Enter your mobile number or email address below and we'll send you a link to download the free Kindle App. Then you can start reading Kindle books on your smartphone, tablet, or computer - no Kindle device required.
To get the free app, enter your email address or mobile phone number.
Tae Kwon Do: The Korean Martial Art Paperback – October 15, 2007
Top 20 lists in Books
View the top 20 best sellers of all time, the most reviewed books of all time and some of our editors' favorite picks. Learn more
Frequently Bought Together
Customers Who Bought This Item Also Bought
From the Publisher
(Sponsored by Foreword Magazine)
About the Author
If you’re the author, publisher, or rights holder of this book, let ACX help you produce the audiobook.Learn more.
Top Customer Reviews
The original hardback edition, published in 1976, is a product of the state of Tae Kwon Do at that time. The original edition covers only Ki-Cho One form and all 8 Palgwe forms, but does so thoroughly, with plenty of instruction and photographs to clearly demonstrate each movement. Unlike many of today's martial arts books, Grandmaster Chun's book does not cut corners, photographs or explanation for the sake of either space or paper.
Fortunately, an updated paperback edition is available today from YMAA Publication Center which also includes all 8 Taegeuk forms. In all other respects, the new edition appears to be an otherwise direct reprint of the original. However, the updated edition does not treat the Taegeuk forms equally. While the Palgwe forms are clearly photographed, the Taegeuks are only illustrated, completely lacking photographs or any depiction of transitions, which in today's modern sport competitions are very important. The written explanation of the Taegeuk forms, on the other hand, are of equal quality as the Palgwe.Read more ›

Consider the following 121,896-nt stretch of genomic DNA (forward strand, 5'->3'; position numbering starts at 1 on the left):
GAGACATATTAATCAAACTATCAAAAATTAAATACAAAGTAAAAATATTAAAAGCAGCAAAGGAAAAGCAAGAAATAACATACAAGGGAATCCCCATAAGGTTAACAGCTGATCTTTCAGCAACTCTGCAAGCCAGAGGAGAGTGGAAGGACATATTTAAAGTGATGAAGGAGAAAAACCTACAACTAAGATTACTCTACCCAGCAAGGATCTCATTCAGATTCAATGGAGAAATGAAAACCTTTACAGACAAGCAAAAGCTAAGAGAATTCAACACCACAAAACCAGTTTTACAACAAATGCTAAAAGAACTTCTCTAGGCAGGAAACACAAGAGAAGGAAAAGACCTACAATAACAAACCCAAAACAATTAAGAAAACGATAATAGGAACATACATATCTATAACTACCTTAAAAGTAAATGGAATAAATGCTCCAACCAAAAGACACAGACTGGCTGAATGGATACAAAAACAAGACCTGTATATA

I do have some concerns about some of the practical applications especially the weapon disarms. The knife and firearm disarms are great ways to get killed. Don't even think about them.This is where kata is going to get you hurt.Read more ›
The second segment of the book walks the reader, step-by-step, picture-by-picture through two Poomsae; the original Koryo and the more modern Koryo. Next Grandmaster Chun dispays the combat aspects of several moves for both poomsae. The pictures and explanations are easily comprehended, especially for those already involved in Tae Kwon Do. I found the combat applications simple and helpful.
"Tae Kwon Do: The Korean Martial Art" is an informative little paperback that will encourage the reading practitioner to look at their training with a new set of eyes. This would be a great resource for instructors to maintain at their schools, and a valuable aid to anyone aiming achieving Black Belt. I recommend the book.
Thanks to Net Galley and YMAA Publication Center, Inc. for the free e-copy of the book for this review.
Most Recent Customer Reviews
Tae Kwon Do: The Korean...Is an excellent excellent book for learningTae Kwon Do!!!...It discusses stances, kicks, punches in detail.... Read morePublished 11 months ago by Lee
This is the book our kids tae kwon do class has been using for 30+ years. My husband and kids were able to understand it easily even though my husband has not been able to attend... Read morePublished on October 28, 2013 by his lady
The best book on TKD that I have in my collection thus far.I found it very informative in all regards. Read morePublished on October 20, 2012 by Randy
I was disappointed with this book. I was aware that it was originally published in the 70s but I expected it to be a bit more up-to-date. Read morePublished on October 10, 2012 by Amazon Customer
This is a great book for covering the basics. My children use it to practice their forms for belt testing, and it has always been a help. Read morePublished on July 3, 2012 by Land$hark
I just recieved this book in the mail yesterday, and finished reading the entire thing last night. It was arouind 1:00 AM befoe I went to bed. Read morePublished on August 21, 2010 by Walrusman
The patterns that are in this are specific to what Mr. Chun learned. The TKD patterns I learned where from a different federation. Read morePublished on December 2, 2009 by ThisGuy